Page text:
The way young men behave towards women in Banaras appears to be a standard for all small town Indian love stories. Here, boys are quick to slit their wrists when rejected in love and bodily manhandle their childhood girl friends without reservations. This is a world inhabited by Kundan (Dhanush), the unsophisticated son of a Tamil priest in a Banaras temple. A 10th standard student, he falls madly in love with Zoya who is a year younger. The inter-caste romance horrifies her father who ships her off to study in Aligarh. Kundan promises to wait for her.
Eight years later she returns – a student at JNU with fuzzy memories of those naïve, romantic moments on the banks of the Ganges. But Kundan has dreamt of his entire life with her and is unprepared for rejection. A sweet, comedic, romantic story now takes a dark turn, which leads to Punjab, Delhi and an unexpected ending.
This is a far stronger and assured work than Aanand L Rai’s earlier Tanu Weds Manu. Writer Himanshu Sharma works in some gems – tender moments, meet-cutes, inspired one liners – mostly delivered by the brilliant Mohammed Zeeshan Ayyub who plays Kundan’s best friend, Murari. But for every high there is a low. The script is inconsistent and suffers from being overdone. It takes too long to makes its point, repeatedly. The second half is especially problematic with too many issues being addressed from rape and eve-teasing to politics etc.
The film touches on a host of themes – intercaste taboos, liberation thanks to passionate and obsessive love and its ramifications, small town myopia versus big city tolerance, vengeance versus penance etc.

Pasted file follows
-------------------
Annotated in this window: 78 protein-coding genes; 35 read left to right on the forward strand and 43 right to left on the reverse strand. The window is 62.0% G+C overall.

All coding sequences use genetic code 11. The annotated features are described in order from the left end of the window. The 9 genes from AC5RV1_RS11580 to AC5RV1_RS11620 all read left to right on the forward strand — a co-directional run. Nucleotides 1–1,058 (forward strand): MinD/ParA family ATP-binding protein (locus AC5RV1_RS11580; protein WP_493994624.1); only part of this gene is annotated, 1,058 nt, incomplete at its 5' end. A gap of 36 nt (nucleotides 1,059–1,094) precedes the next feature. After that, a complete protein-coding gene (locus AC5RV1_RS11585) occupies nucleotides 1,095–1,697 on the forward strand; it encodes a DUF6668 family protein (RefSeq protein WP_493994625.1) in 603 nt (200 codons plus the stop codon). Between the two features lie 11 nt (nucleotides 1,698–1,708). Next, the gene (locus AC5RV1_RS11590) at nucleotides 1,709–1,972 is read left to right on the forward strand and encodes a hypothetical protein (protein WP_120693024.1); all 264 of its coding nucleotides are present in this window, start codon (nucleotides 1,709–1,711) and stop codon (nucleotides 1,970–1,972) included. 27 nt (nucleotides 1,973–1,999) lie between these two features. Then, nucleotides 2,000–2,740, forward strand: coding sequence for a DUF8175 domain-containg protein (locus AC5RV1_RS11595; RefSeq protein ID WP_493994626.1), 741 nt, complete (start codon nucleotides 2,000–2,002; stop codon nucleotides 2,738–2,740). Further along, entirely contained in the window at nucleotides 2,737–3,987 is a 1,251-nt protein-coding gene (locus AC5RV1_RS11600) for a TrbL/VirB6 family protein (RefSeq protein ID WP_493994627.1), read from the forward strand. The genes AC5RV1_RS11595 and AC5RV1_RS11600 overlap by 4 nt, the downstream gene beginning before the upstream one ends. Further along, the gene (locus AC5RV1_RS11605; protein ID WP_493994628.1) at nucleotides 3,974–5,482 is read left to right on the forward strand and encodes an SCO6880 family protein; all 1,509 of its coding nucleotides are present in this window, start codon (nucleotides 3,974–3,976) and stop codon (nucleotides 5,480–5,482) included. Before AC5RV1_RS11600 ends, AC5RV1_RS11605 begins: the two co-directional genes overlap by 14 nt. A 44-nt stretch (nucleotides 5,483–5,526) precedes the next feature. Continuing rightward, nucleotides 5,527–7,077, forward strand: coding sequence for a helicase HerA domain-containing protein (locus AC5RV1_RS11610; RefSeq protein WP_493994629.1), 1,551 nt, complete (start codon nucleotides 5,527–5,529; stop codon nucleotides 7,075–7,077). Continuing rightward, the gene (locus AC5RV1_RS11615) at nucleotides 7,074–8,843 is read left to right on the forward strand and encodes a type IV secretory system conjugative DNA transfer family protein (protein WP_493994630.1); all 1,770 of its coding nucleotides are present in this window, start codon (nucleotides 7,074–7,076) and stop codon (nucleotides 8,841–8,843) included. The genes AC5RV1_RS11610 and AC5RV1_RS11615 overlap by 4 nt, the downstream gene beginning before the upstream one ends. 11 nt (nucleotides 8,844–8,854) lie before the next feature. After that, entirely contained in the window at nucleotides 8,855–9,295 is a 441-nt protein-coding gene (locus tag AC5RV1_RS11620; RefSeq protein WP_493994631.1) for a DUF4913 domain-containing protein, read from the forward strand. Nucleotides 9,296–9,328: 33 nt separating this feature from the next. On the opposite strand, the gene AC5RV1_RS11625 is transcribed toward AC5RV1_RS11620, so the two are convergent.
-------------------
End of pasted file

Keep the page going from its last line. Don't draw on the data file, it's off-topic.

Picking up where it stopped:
Fortunately Dhanush towers above even the mediocre scenes. He is the soul of this film: sincere, convincing, credible and committed. He dances with abandon, he romances with panache, and he fights back with the hurt of a jilted Bollywood hero. He makes you laugh and cry. He makes up for his lovely looking co-star Sonam Kapoor who is unable to masticate the complex material in a justifiable way. She has her moments, but they come too late. For the most part the director seems content portraying her as an ethereal beauty and the object of affection. Abhay Deol makes an impression in the part of an idealistic and confident student leader. Swara Bhaskar’s plays the overexcited Bindiya childhood friend bitter about her unrequited love for Kundan. But then, most of Rai’s characters have shades of grey. A R Rahman’s music, the cinematography and production design are other vital additions to the film.
Raanjhanaa is unpredictable. It makes you squirm at its inherent misogyny and gratuitous violence (people slit their wrists at the drop of a pin). But it also makes you laugh and gasp at its directness.
And then there’s Dhanush. No bulked up body, no trendy designer clothes, hardly chocolate boy looks and yet he charms you, wins you over, makes you reach for a tissue. I would recommend watching Raanjhanaa just for him.